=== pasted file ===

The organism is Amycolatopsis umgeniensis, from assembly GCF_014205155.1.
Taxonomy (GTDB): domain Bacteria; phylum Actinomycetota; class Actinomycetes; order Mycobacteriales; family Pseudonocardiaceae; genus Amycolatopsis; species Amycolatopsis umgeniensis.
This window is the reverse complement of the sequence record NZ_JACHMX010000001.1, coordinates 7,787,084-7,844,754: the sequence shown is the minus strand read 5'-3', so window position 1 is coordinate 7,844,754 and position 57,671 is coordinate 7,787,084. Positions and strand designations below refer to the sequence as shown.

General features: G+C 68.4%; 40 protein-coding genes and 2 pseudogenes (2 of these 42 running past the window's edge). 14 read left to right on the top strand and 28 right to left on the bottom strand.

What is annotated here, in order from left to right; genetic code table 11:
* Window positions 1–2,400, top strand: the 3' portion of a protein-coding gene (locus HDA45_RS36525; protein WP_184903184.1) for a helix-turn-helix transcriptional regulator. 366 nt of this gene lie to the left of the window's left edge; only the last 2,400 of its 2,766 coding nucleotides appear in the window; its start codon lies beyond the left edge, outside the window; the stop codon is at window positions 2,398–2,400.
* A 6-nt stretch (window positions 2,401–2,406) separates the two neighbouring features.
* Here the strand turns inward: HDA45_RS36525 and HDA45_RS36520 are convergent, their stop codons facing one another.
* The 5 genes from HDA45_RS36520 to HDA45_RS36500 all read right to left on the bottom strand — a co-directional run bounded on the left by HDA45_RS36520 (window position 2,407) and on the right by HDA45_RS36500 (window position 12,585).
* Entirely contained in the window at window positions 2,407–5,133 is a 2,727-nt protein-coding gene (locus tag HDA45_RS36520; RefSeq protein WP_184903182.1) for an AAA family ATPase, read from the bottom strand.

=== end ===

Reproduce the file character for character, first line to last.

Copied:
The organism is Amycolatopsis umgeniensis, from assembly GCF_014205155.1.
Taxonomy (GTDB): domain Bacteria; phylum Actinomycetota; class Actinomycetes; order Mycobacteriales; family Pseudonocardiaceae; genus Amycolatopsis; species Amycolatopsis umgeniensis.
This window is the reverse complement of the sequence record NZ_JACHMX010000001.1, coordinates 7,787,084-7,844,754: the sequence shown is the minus strand read 5'-3', so window position 1 is coordinate 7,844,754 and position 57,671 is coordinate 7,787,084. Positions and strand designations below refer to the sequence as shown.

General features: G+C 68.4%; 40 protein-coding genes and 2 pseudogenes (2 of these 42 running past the window's edge). 14 read left to right on the top strand and 28 right to left on the bottom strand.

What is annotated here, in order from left to right; genetic code table 11:
* Window positions 1–2,400, top strand: the 3' portion of a protein-coding gene (locus HDA45_RS36525; protein WP_184903184.1) for a helix-turn-helix transcriptional regulator. 366 nt of this gene lie to the left of the window's left edge; only the last 2,400 of its 2,766 coding nucleotides appear in the window; its start codon lies beyond the left edge, outside the window; the stop codon is at window positions 2,398–2,400.
* A 6-nt stretch (window positions 2,401–2,406) separates the two neighbouring features.
* Here the strand turns inward: HDA45_RS36525 and HDA45_RS36520 are convergent, their stop codons facing one another.
* The 5 genes from HDA45_RS36520 to HDA45_RS36500 all read right to left on the bottom strand — a co-directional run bounded on the left by HDA45_RS36520 (window position 2,407) and on the right by HDA45_RS36500 (window position 12,585).
* Entirely contained in the window at window positions 2,407–5,133 is a 2,727-nt protein-coding gene (locus tag HDA45_RS36520; RefSeq protein WP_184903182.1) for an AAA family ATPase, read from the bottom strand.